Supercharge Your Trades Selling Options

Some people believe options should be traded, and some believe they should not. Option traders are convinced options provide the best opportunity to make a large profit quickly, and for the most part, those who stay away from trading options tend to think of options as too risky. Even in the realm of options traders, there tend to be those who like to buy options and those who like to sell options.

Those who like to buy options typically do an excellent job understanding the leverage and high ROI opportunities that options provide. But they tend to struggle with understanding why someone would take on the risk of selling options for what they consider a comparably low ROI. Similarly, those who favor option selling tend to appreciate the consistent, albeit lower, rate of return option selling brings. And they struggle to understand why option buyers would buy an investment that, by its very nature, is losing money as soon as the trade is initiated.

Why We Sell Options for Income

Option sellers have a different philosophy about trading than most. They are a lot like an insurance company. For example, think of State Farm, Allstate, or any of the big insurance companies that are familiar to you. All of these companies sell insurance policies and collect the premiums in exchange for taking on the risk. When you sell a stock option, you are essentially doing the same thing. You are taking on the risk of the trade, and in exchange for doing so, you are collecting the premium.

​The primary reason option sellers choose to sell is because they see it as a way to put the odds on their side. Option sellers understand the nature of stock options and the nature of the marketplace:

  • Stock options are continually losing money through time decay
  • The market is a game of odds where only 33% of the time, the trade goes in your direction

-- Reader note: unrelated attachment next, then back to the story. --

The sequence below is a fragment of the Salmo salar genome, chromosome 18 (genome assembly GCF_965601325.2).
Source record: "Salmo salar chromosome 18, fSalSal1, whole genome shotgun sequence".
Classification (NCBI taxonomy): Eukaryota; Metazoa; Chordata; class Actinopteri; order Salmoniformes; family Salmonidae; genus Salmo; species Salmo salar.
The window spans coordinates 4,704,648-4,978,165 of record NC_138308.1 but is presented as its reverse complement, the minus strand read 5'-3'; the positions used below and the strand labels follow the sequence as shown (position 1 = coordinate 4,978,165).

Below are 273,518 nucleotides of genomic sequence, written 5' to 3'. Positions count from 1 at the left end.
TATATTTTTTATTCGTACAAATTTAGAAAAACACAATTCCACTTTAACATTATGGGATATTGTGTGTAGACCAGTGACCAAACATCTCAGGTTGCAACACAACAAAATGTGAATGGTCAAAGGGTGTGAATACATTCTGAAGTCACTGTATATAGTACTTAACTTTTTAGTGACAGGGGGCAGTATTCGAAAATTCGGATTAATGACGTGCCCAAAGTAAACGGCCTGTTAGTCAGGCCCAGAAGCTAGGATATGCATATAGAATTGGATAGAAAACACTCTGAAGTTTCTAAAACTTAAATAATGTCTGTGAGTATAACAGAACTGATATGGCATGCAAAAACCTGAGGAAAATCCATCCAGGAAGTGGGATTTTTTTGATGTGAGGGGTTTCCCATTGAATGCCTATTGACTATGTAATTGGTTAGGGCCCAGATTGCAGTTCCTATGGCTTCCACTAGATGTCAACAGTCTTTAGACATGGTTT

An option seller wants to take these two components and skew those factors in their favor.

Need the Price to go Down.

An option seller wants to take these two components and skew those factors in their favor.

When you sell options, you are taking a short position, and just like shorting a stock, you want the price of the company you have shorted to go down in value. Thus, as a short trader, if you can put the odds on your side to see the price go down, you will consistently win. When trading options, there are two ways the option price will go down in value:

  • Time decay
  • Stock direction

​Time Decay

Time decay impacts an option price by eroding the option's value every day as it is getting closer to expiration. The principle is simple, the more time you have until expiration, the more valuable the option is. The flipside is true; the less time you have until expiration, the less valuable the option is.

Time decay is a known factor of option pricing. We know it exists and is unavoidable. As an option buyer, we are trying to choose trades that will outrun the time decay. But as an option seller, we want to work with the time decay to make a profit.

Here's an Options Time Decay Graph:

As you can see from the graph above, from the beginning of the trade, the option is losing money. However, it starts to lose money at the end of the life of the option. It loses money 4-6x faster during the last two weeks of its life than during the first six months.

As option sellers, we seek to capitalize on that option price move. We sell the option and let the time value erode out of the option. Like shorting a stock, we short at one price and either cover at a lower price, or in the case of the option; we let it expire worthless.

​Stock Direction

When trading options, we have an absolute certainty that time decay will exist. However, we also must consider that stock prices move as well, which will also impact the option's price. Option calls go up when the stock goes up and down when the stock goes down. Option puts go down when the stock goes up and up when the stock goes down.

These probabilities are easy to understand as stocks can only move in 3 directions:

  • Up
  • Down
  • Sideways

As an options trader, we know when we buy a call option, there is a 33.3% chance of ​the option going ​up, and there is a 66.6% chance ​the option will stay the same price or go down. Option sellers seek to capitalize on this probability. 66.6% of the time, the option will stay the same price or go down, and 100% of the time, time decay is at work. With those odds set, the option seller has found the part of options trading that is more predictable.

​In Closing

Selling options is a more predictable trade to place than buying options. If you are willing to take the risk of option selling, then the rewards can be very favorable because of the consistency with which you can create profits based on the principle of time decay.